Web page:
And Jane Austen writes about it in her 1816 novel Emma:
Here's the interior... unfortunately we don't know exactly what Henry did to entertain the crowd, but the arena was huge and it must have been fairly daunting for a boy of 9:
Astley's was on the east foot of Westminster Bridge:
And on the other side of the street to Astley's Amphitheatre on Westminster Bridge Road, in the map above, at the point of the green arrow, is Coade's Gallery:
Coade Stone was an artificial stone mixture like a high grade concrete which was hard, carried detail, and was readily moulded. Coade Stone was used for making statues, and it's a tribute to the quality of this material that so many pieces survive, such as the statue of Father Thames below, in London:
However good the product was, the company did not thrive, and went bust in 1833.
What's that got to do with our Henry?... Nothing. Hey, he might have crossed the road to look at the statues... no let's face it, nothing. Let's move on.
In fact, we've got nothing more to say about Henry for the next decade except that he was definitely pursuing his career as an actor.
1837 was the year Queen Victoria came to the throne, and on Saturday 02 December of that year, we get our next sighting of Henry, because he marries a young 17-year-old girl called Eliza Cooper:
The marriage is in the parish of St Mary-le-Bone, aka St Marylebone, pictured below in an engraving by the artist H. Wallis.
The picture we see above is drawn from the viewpoint of the yellow arrow in the map of Marylebone below. York Gate, on the right of the picture, was home to the Royal Academy of Music in Henry's day, and still is.
Where is Marylebone in London? It's on the 'New Road From Paddington' in the 1700's map below, which had become Marylebone Road by the time Henry was there. Henry's dwelling is in the green circle; it's not far from where he was born on Swallow Street:
But although the marriage is in the parish of St Mary-le-Bone, the wedding doesn't take place in the main church. The ceremony is actually held in the smaller church of St Mary Bryanston Square.
This church is at the viewpoint of the red arrow in the map, seen below c1830 and 2009, intentionally placed to provide a nice vista at the end of posh Bryanston Square:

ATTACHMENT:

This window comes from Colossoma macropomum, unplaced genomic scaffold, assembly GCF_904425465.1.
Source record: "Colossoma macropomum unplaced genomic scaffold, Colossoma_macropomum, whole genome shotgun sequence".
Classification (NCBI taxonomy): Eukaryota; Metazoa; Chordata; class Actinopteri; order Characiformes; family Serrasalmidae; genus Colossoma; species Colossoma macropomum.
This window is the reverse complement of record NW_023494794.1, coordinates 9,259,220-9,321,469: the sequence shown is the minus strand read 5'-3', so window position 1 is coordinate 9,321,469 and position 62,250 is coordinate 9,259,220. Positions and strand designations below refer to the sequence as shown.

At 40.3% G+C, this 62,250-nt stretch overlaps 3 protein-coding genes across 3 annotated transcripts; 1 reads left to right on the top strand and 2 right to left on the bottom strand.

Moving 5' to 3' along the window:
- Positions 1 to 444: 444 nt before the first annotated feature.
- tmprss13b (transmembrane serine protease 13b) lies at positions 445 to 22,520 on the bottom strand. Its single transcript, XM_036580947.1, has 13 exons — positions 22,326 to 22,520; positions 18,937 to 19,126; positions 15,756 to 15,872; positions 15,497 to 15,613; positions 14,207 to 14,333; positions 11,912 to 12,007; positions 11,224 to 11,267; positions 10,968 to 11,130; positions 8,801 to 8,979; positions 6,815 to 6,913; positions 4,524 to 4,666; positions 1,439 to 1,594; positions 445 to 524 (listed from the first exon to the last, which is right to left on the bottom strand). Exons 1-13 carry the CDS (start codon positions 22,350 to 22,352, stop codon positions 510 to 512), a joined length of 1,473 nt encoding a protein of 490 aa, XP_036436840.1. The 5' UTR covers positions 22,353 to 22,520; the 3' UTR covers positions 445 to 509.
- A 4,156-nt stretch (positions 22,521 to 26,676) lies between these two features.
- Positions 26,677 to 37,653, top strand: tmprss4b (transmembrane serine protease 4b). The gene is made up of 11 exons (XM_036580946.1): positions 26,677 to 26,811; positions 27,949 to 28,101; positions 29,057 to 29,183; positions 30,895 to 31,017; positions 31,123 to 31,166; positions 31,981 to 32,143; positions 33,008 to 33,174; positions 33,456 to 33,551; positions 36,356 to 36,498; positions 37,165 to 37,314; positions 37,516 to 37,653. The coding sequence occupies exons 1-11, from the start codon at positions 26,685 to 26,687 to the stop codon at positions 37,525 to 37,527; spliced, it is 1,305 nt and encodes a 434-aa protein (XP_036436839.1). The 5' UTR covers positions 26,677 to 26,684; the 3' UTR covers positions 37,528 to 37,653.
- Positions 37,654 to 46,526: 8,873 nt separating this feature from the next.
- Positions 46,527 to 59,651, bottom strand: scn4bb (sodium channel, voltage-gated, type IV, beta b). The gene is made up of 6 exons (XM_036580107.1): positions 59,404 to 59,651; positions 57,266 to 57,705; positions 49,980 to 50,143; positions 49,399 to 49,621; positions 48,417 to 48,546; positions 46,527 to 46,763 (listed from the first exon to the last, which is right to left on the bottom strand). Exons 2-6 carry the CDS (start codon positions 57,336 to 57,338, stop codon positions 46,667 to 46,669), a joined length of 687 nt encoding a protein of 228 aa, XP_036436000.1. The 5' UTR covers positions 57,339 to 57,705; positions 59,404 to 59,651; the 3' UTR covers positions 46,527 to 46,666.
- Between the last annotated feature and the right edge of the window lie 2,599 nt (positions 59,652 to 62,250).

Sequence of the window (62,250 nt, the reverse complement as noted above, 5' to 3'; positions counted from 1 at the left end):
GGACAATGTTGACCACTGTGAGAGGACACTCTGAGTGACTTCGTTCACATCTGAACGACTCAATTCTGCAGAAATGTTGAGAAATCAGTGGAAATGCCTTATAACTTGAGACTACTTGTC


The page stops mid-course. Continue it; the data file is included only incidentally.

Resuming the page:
Let's have another look at that marriage certificate of 1837. Henry's address is 2 Cirencester Place, circled in green in the map above. Eliza lives at 2 Little Titchfield Street, circled in red.
Little Titchfield Street is close to modern Oxford Circus. Here's how it looks today, though I'm sure you'll find it has changed completely since 1837. It's now home to campus buildings of the University of Westminster:
What else can we say about Henry's neighbourhood? Here's Cleveland Street [formerly Norfolk Street], where Charles Dickens had lived as a child in one of this row of houses in about 1816, at it's junction with Grafton Street:
The above photograph of Cleveland Street [c1900] is taken from the purple arrow, just around the corner Henry Partleton's dwellings in Cirencester Place:
And if Henry fancied a little stroll, he could admire nearby Fitzroy Square, built by the architect Robert Adam in 1798, which we see below from the viewpoint of the pale blue arrow. I like the little girl skipping and the maid carrying water in the right of the picture:
And from exactly the same viewpoint, if we transported Henry 128 years into the future, he would surely be quite amazed to see the Post Office Tower, completed in 1965, located in the light blue circle in the map:
Here's the tower in construction c1963, and the rotating restaurant at the top with its panoramic view of London.
I remember visiting the restaurant in the 1970's with my girlfriend and being disappointed to discover that it wasn't the whole top of the building which rotated, only the circular walkway under the tables!!!
So, if you'll forgive me, I'll take a little diversion to the top of the Post Office Tower Restaurant in 1979. It won't take a moment:
Mmmm, it looks right sophisticated and elegant on that brochure cover. It boasted fancy chefs and optimistically touted itself as...
And the menu was all in French and stuff:
But if we take a closer look at the cover of that brochure, it contains a bit of a giveaway: the restaurant was run by Butlin's, whose entire other business empire involved running cheap holiday camps.
In fact the restaurant had all the ambiance and atmosphere of a motorway service station, as I believe is apparent in these pictures:
Butlin's lease expired in 1980 and the restaurant closed. Pity. It seemed like a good idea.